BOGOTA, Aug. 15 (Xinhua) -- U.S. scientists at the Smithsonian Institute (SI) Thursday announced the discovery of a new species of carnivorous mammal in Colombia and Ecuador.
It took the scientists 10 years to identify the new species, the olinguito (Bassaricyon neblina), marking the first such discovery in South America in 35 years, the Washington D.C.-based institute said.
The olinguito, which weighs about one kilogram with big eyes and brown-reddish hair, looks like a cross between a house cat and a teddy bear and belongs to the raccoon family.
The SI said the olinguito has been the victim of "mistaken identity" for some 100 years, despite having been shown at some museums and even zoos.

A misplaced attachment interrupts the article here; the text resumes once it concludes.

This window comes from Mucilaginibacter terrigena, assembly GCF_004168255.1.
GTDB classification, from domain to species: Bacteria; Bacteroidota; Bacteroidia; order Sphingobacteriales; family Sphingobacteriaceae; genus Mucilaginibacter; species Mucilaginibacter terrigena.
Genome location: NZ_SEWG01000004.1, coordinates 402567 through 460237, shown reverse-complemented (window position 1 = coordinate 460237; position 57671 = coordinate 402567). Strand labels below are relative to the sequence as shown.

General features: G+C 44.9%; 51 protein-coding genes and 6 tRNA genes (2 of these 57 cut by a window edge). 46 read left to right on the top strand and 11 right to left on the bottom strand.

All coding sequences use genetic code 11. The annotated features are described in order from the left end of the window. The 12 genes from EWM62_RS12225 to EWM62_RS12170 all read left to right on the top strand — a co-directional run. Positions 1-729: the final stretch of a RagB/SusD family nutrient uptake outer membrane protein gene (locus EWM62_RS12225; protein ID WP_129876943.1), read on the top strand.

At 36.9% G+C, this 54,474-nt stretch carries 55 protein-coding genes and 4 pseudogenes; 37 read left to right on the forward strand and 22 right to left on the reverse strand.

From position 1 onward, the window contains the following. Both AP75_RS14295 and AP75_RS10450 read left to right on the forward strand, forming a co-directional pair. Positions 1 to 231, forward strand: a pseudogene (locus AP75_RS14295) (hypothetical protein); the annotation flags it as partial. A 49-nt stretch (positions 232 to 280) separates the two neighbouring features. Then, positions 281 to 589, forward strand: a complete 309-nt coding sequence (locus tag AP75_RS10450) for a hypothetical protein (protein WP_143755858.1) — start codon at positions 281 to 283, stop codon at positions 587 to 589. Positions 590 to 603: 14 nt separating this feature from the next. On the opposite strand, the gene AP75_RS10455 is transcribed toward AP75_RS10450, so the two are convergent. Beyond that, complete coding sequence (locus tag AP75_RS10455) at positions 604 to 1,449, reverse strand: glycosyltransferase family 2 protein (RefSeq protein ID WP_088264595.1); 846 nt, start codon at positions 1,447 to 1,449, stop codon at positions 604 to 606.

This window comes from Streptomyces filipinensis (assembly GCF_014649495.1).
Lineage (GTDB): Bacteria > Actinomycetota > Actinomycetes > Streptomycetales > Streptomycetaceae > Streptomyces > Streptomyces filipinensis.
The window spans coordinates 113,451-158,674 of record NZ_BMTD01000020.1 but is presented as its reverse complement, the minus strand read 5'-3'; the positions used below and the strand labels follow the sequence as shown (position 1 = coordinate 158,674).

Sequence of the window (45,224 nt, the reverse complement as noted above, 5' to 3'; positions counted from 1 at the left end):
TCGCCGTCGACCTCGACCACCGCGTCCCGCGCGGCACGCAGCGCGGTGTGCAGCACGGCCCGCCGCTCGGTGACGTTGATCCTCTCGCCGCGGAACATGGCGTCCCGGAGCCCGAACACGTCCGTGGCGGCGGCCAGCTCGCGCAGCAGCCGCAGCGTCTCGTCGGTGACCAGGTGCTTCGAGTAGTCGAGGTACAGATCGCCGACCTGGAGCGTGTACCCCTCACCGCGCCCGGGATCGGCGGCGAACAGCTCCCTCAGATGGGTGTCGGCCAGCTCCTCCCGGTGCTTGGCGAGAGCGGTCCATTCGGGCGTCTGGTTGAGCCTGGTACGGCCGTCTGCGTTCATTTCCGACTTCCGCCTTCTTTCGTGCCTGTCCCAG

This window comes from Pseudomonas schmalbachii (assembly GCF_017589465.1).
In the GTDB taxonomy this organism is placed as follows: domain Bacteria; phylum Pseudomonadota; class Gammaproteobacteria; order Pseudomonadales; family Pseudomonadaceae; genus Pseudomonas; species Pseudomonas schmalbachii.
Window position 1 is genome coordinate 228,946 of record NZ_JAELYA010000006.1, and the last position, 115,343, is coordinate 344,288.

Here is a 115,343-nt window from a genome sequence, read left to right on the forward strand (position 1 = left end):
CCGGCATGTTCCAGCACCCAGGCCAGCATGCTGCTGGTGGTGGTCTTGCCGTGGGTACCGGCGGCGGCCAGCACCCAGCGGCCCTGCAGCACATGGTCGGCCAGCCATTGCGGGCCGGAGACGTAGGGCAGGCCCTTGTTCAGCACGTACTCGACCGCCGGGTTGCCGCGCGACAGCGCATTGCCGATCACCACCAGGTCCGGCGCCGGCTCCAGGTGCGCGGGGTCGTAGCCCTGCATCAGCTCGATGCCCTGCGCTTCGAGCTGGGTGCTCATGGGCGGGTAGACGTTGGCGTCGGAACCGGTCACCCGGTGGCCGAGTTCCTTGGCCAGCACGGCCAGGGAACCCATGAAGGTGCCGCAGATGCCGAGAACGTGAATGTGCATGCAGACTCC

Kristofen Helgen, curator of mammals at the Smithsonian's National Museum of Natural History, said the solitary and nocturnal olinguito lives in the Andean regions and cloud forests of Colombia and Ecuador between 5,000 and 9,000 feet above sea level.
The mammal is now threatened by urban and agriculture development, with 42 percent of its habitat occupied.
Helgen added identifying the olinguito is just the first step in the research of the species, and scientists still know little about its behavior, distribution in other regions and how to protect it.
The discovery of the olinguito comes as a surprise and proves "the world is not yet completely explored, its most basic secrets not yet revealed, and more species could be waiting to be discovered in the Andean cloud forests," said Helgen.
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